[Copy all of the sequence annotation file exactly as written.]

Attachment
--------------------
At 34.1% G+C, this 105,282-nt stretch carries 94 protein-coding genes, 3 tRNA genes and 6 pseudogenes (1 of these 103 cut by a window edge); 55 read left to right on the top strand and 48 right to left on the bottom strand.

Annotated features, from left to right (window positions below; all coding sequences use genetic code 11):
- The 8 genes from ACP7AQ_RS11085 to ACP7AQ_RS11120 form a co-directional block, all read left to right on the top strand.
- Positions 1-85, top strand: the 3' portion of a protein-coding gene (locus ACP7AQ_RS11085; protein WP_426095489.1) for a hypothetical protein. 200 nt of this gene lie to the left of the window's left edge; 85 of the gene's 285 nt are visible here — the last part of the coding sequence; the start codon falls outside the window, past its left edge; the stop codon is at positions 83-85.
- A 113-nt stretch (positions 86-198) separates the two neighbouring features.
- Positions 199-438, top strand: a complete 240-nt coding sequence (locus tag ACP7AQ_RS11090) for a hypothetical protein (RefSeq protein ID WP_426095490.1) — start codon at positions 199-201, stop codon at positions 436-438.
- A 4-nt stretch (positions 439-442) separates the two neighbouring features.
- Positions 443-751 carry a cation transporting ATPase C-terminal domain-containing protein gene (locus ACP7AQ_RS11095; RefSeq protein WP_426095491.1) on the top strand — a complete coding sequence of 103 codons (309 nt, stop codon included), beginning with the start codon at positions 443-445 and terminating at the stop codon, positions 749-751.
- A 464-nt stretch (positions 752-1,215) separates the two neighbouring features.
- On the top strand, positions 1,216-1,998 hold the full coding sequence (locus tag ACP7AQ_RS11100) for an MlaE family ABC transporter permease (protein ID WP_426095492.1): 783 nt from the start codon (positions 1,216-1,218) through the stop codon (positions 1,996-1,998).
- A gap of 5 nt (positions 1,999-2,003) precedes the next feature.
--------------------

At 34.1% G+C, this 105,282-nt stretch carries 94 protein-coding genes, 3 tRNA genes and 6 pseudogenes (1 of these 103 cut by a window edge); 55 read left to right on the top strand and 48 right to left on the bottom strand.

Annotated features, from left to right (window positions below; all coding sequences use genetic code 11):
- The 8 genes from ACP7AQ_RS11085 to ACP7AQ_RS11120 form a co-directional block, all read left to right on the top strand.
- Positions 1-85, top strand: the 3' portion of a protein-coding gene (locus ACP7AQ_RS11085; protein WP_426095489.1) for a hypothetical protein. 200 nt of this gene lie to the left of the window's left edge; 85 of the gene's 285 nt are visible here — the last part of the coding sequence; the start codon falls outside the window, past its left edge; the stop codon is at positions 83-85.
- A 113-nt stretch (positions 86-198) separates the two neighbouring features.
- Positions 199-438, top strand: a complete 240-nt coding sequence (locus tag ACP7AQ_RS11090) for a hypothetical protein (RefSeq protein ID WP_426095490.1) — start codon at positions 199-201, stop codon at positions 436-438.
- A 4-nt stretch (positions 439-442) separates the two neighbouring features.
- Positions 443-751 carry a cation transporting ATPase C-terminal domain-containing protein gene (locus ACP7AQ_RS11095; RefSeq protein WP_426095491.1) on the top strand — a complete coding sequence of 103 codons (309 nt, stop codon included), beginning with the start codon at positions 443-445 and terminating at the stop codon, positions 749-751.
- A 464-nt stretch (positions 752-1,215) separates the two neighbouring features.
- On the top strand, positions 1,216-1,998 hold the full coding sequence (locus tag ACP7AQ_RS11100) for an MlaE family ABC transporter permease (protein ID WP_426095492.1): 783 nt from the start codon (positions 1,216-1,218) through the stop codon (positions 1,996-1,998).
- A gap of 5 nt (positions 1,999-2,003) precedes the next feature.